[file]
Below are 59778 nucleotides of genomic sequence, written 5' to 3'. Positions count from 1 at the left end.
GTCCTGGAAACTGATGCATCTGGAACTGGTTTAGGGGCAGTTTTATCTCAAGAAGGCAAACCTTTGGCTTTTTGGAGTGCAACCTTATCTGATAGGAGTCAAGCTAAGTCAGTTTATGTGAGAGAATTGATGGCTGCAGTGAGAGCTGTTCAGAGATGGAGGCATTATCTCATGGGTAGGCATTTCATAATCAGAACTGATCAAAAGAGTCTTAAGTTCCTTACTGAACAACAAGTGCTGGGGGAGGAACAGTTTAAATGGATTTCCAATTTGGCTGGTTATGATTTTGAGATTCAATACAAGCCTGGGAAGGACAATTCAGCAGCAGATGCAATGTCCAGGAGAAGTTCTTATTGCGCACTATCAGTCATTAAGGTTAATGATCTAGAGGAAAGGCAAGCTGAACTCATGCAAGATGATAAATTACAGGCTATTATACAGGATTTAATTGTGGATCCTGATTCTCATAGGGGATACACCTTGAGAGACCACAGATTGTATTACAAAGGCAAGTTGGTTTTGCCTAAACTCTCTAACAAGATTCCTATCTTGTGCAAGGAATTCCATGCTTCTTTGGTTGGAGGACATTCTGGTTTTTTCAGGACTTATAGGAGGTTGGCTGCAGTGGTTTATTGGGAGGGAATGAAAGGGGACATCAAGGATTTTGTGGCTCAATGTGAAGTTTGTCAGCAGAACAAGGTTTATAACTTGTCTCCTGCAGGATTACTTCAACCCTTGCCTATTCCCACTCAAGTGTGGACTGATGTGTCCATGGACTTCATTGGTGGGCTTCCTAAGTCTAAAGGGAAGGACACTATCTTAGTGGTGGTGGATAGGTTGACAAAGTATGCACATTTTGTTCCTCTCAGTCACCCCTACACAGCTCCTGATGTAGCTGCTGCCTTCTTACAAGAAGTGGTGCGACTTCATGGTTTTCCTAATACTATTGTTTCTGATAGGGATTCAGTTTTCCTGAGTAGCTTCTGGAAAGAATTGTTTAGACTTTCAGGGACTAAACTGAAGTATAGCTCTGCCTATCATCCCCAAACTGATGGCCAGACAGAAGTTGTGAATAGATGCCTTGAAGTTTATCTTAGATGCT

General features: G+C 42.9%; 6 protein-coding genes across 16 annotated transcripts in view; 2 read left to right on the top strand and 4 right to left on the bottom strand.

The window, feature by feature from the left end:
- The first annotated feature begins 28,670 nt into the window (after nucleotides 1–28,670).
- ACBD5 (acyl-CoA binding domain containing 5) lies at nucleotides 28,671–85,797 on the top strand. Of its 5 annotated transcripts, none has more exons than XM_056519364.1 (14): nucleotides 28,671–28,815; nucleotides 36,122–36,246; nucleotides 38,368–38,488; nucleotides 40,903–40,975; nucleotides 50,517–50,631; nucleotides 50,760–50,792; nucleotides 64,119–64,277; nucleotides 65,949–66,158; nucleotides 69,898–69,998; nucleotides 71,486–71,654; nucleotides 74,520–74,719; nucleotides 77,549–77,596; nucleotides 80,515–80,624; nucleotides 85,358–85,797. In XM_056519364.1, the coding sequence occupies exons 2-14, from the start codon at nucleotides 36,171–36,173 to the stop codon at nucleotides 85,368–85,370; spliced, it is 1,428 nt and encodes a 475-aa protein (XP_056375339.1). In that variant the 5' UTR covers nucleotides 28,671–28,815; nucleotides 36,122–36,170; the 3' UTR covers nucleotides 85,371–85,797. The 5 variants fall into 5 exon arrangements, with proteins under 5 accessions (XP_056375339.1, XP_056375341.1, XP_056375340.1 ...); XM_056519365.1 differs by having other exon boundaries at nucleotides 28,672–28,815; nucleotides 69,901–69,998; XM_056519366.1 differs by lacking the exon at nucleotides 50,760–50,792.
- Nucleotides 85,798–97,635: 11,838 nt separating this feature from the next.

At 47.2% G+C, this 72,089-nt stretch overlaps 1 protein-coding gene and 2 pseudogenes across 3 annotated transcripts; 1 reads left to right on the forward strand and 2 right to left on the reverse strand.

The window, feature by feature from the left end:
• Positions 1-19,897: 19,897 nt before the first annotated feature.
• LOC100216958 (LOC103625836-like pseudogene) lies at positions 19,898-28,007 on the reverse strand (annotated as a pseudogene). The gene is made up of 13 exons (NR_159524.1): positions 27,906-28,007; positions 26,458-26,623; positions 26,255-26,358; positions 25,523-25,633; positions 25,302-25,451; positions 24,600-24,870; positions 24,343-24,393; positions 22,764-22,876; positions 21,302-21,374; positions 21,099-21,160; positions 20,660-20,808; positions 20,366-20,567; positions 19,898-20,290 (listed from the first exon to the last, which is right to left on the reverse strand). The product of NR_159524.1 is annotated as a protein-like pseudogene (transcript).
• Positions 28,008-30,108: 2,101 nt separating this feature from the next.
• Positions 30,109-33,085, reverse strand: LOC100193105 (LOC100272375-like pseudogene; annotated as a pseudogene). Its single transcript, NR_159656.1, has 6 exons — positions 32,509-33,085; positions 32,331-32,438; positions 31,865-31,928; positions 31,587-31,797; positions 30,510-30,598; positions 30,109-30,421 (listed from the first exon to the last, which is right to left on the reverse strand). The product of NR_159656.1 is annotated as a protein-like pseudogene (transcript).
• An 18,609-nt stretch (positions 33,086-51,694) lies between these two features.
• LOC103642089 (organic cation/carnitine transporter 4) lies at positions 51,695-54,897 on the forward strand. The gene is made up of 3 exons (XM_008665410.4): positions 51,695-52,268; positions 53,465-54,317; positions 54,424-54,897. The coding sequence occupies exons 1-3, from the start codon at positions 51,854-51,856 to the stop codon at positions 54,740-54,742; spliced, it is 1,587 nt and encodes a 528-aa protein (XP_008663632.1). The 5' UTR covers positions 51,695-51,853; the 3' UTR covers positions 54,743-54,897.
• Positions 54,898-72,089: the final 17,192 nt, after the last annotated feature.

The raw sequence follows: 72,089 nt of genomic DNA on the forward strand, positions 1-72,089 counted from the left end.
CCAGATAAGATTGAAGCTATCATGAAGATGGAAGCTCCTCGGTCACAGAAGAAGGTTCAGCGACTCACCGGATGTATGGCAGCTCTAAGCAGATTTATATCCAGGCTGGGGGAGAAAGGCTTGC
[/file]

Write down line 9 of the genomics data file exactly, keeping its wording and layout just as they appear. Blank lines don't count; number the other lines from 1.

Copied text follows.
The window, feature by feature from the left end: